Today, the communication we have with friends is fast, overwhelms us and then disappears again within seconds. With instant messaging the way we communicate has lost its value. This is no longer the case with Chestnote. Slow messaging is here, a new way of messaging where you decide when and where people can read your messages.
Chestnote, an app build by a Belgian startup, came to life when Tom, one of the two founders was making a video for the 50th wedding anniversary of his parents. One of his parents’ friends passed away before he could get them in front of the camera. He pitched his idea to transcend time and location in messaging to the other founder Peter. Peter liked the idea and after a while they decided to continue with the project.
Today the app has been downloaded in more than 25 countries with 4000 active monthly users. Furthermore, the Belgian startup recently has raised €650.000 in venture capital at three different investors. The capital will mostly be used for international expansion and further development of features.
At the moment, they are working on a new feature called ‘treasure chest’ in which you can digitally save your photos and memories you can revisit at any time in your life. A feature Snapchat has recently implemented in its app as well. Nevertheless both apps are kind of each others opposites.
Wow much slowness, such opportunities
Rethinking the way we communicate, offers many possibilities. Especially when the context in which we open the messages can be “manipulated”. Remember the last time you received that great news? You probably do. Remember when you called your girlfriend from the other side of the world? Uhu, I think so. These are examples in which communicating gets an extra dimension because of the context it took place in.
Let’s dive in some other great ideas to make our communication count again with slow messaging
- Send a ‘letter’ to your future self, full of wisdom of the 16-year old you.
- Leave a message for your children when it’s their 18th anniversary
- Build your own personal Foursquare with tips for a friend that visits the city you know so well
- Relive the memories you got a certain location
- Scare the shit out of your younger brother when he sneaks inside your room again
To increase the anticipation around the context of the messages its users sends, Chestnote uses a teaser which shows a countdown, a range of the location and a blurry picture of what the message might look like. By doing this, we humans, are naturally curious and want to discover what we are missing. It’s FOMO at its best.
Follow your favourite brands
Pretty remarkable that an app that describes itself as the complete opposites of Snapchat, uses the same model to generate revenue. Such as Snapchat, you can follow your favourite brands on Chestnote. At the moment, Cirque du Soleil, Pokemon Go Belgium and cities like Antwerp are on board and there is even a dating channel. Many more coming soon for sure.
Through the channel, Chestnote hopes to generate a revenue stream, as the app is free, for Android and iOS. Snapchat has shown that this can be a great way for brands to share relevant information with their fans. With the context of the message people send as Chestnote’s most important feature, it remains to be seen if this can be a strong enough influence on how people will experience the content these brands create.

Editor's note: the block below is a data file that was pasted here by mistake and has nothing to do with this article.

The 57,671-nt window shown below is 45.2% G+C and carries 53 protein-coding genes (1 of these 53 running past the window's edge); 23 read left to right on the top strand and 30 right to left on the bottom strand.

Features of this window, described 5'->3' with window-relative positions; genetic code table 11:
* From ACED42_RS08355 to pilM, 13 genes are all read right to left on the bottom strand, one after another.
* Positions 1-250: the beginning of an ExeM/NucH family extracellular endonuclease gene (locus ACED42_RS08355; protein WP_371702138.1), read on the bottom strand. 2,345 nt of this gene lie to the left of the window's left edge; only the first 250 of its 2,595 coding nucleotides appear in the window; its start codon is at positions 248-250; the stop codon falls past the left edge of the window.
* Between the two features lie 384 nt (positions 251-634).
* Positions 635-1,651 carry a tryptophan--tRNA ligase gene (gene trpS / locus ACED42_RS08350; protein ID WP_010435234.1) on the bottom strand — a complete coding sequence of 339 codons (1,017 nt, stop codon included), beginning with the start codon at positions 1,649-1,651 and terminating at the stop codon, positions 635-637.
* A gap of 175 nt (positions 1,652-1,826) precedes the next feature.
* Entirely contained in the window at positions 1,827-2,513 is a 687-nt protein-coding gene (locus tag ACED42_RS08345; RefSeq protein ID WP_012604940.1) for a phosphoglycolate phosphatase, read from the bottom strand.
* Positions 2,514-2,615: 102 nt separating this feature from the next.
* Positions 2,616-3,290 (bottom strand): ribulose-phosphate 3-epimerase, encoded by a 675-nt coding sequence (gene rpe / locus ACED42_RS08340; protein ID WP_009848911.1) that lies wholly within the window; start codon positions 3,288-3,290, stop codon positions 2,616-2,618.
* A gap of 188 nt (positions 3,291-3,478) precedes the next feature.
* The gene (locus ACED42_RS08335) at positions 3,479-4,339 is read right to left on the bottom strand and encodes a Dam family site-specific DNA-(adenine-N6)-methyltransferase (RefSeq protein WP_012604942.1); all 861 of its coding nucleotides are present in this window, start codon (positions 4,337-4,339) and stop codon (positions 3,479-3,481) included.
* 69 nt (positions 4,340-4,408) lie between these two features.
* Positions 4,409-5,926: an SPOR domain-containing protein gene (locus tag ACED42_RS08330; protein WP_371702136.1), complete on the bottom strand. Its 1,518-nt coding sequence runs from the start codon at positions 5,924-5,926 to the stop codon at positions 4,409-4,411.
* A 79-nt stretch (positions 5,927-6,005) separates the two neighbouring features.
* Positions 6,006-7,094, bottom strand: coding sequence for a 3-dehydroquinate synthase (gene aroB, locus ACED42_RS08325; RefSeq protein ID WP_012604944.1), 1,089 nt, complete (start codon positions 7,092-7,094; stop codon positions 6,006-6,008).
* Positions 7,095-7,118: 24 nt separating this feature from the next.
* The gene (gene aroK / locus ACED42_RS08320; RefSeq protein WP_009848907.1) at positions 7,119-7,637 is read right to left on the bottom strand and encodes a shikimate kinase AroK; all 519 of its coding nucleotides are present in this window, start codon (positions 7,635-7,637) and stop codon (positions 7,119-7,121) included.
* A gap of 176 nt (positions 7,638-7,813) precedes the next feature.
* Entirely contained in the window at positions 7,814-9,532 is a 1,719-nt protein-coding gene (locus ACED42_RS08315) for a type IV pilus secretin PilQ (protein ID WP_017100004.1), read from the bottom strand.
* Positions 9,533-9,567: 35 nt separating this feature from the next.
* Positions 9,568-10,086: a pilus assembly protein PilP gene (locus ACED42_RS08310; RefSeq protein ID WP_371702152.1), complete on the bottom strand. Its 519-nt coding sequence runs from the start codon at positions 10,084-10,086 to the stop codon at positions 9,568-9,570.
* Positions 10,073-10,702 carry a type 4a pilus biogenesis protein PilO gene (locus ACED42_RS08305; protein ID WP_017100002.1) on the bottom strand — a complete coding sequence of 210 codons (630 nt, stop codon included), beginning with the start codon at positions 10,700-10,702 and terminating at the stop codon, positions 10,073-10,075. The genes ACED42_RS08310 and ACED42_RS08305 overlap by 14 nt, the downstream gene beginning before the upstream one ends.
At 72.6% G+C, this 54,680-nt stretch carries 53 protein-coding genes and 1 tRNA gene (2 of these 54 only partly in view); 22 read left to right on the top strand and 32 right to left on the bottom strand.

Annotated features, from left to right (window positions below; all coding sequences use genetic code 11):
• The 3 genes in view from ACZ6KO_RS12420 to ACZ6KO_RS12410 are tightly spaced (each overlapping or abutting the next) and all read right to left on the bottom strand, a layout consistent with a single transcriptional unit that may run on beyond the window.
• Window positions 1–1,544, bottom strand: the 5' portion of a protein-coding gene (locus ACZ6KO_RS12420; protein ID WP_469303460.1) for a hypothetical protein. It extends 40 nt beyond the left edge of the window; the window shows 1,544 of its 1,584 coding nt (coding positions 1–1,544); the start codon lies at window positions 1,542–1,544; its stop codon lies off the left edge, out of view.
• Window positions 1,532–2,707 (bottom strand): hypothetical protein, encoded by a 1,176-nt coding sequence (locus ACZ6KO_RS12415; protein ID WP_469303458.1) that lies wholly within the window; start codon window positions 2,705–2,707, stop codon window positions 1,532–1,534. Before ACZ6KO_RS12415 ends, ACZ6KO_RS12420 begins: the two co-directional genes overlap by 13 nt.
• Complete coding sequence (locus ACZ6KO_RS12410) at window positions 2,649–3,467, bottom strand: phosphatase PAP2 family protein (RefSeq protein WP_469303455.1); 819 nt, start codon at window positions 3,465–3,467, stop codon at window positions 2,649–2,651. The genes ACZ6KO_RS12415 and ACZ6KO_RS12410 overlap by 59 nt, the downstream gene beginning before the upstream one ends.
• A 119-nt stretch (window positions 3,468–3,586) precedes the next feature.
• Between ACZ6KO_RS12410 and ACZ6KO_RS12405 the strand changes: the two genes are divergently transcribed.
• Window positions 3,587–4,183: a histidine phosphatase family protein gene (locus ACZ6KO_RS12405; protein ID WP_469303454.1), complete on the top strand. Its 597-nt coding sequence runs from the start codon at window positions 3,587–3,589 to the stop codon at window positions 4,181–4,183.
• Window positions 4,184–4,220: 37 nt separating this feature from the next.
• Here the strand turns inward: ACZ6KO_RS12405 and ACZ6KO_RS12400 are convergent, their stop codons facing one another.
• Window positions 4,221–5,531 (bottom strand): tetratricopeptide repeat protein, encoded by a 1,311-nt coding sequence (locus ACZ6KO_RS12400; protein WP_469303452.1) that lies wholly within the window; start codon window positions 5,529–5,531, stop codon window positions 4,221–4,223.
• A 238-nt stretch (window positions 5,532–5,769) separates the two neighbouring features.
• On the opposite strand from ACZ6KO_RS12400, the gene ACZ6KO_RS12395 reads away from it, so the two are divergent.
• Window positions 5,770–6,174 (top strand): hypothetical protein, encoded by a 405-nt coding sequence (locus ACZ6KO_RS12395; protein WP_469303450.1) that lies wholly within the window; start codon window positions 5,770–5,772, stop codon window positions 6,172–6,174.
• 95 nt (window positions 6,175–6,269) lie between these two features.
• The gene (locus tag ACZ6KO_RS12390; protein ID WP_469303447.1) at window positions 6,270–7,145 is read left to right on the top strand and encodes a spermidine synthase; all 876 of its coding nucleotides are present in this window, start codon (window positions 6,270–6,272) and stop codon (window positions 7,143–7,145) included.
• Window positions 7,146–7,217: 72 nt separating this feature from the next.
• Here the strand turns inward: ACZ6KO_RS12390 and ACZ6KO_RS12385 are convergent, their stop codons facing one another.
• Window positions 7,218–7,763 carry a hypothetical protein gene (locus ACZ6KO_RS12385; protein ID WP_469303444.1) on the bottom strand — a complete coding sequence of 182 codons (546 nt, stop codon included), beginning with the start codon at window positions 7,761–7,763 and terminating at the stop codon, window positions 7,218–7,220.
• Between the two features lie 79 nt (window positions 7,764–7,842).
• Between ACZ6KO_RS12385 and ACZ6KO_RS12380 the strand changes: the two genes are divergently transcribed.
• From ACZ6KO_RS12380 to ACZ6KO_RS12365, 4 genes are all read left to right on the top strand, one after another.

The state of messaging app is not moving into Chestnote’s favour at the moment, as most app developers are focusing on encryption and security. But that doesn’t change the fact that there is already an abundance of messaging apps available that all seem to be doing the same thing. Focusing on being different and unique is what Chestnote needs to do. All-in on the context and relevance of the content.
A new trend is unfolding itself…
With Ransomly and its bluetooth beacon that blocks apps and now Chestnote and its slow messaging, it is clear that a new trend is unfolding itself among the startups that are envisioning the technology of the future. Value and relevance is becoming much more important, instead of the development of technology that only create more technology for the sake of it without think about a clear value in the customer’s life. Less is more, also in the development of new technology. Creating relevance and value with technology without losing the human touch is the next way to go for startups, in order to be successful.
The trend is a reaction on the abundance of technology. The smartwatch doesn’t seem to be the game changer Apple or Pebble hoped for. Smartphones are no longer the centre of life changing innovation and we are on the verge of a shift in our energy consumption. We live in exciting times in which we will find out which technology improves our lives and which not. Coming up with a technologic solution for a current problem no longer is enough.
… And Chestnote is a part of it
There is still a long way to go for Chestnote, but they are focusing on the right of technology. Creating a relevant context that can improve the message you trying to send, is a great way to shift people away of wasting moments in their lives they might regret later on. This should be there focus and not look at other apps like Snapchat, as Chestnote can be of a much bigger value in people’s lives than an app that has tons of server full of photos no one will ever take a look at again.
In short: Chestnote
Pitch: A messaging app that gives back emotion and meaning to your messages
Founded: 2015 (in 🇧🇪 💪🏽)
Founder: Peter Wellens & Tom Le Clef
Stage: International Expansion
On the interwebz:
– Website: chestnote.com,
In the Imagine That Startup series I cover a startup that is doing great work for the future of our society. Often by implementing new and/or disruptive technologies in a great and powerful way.
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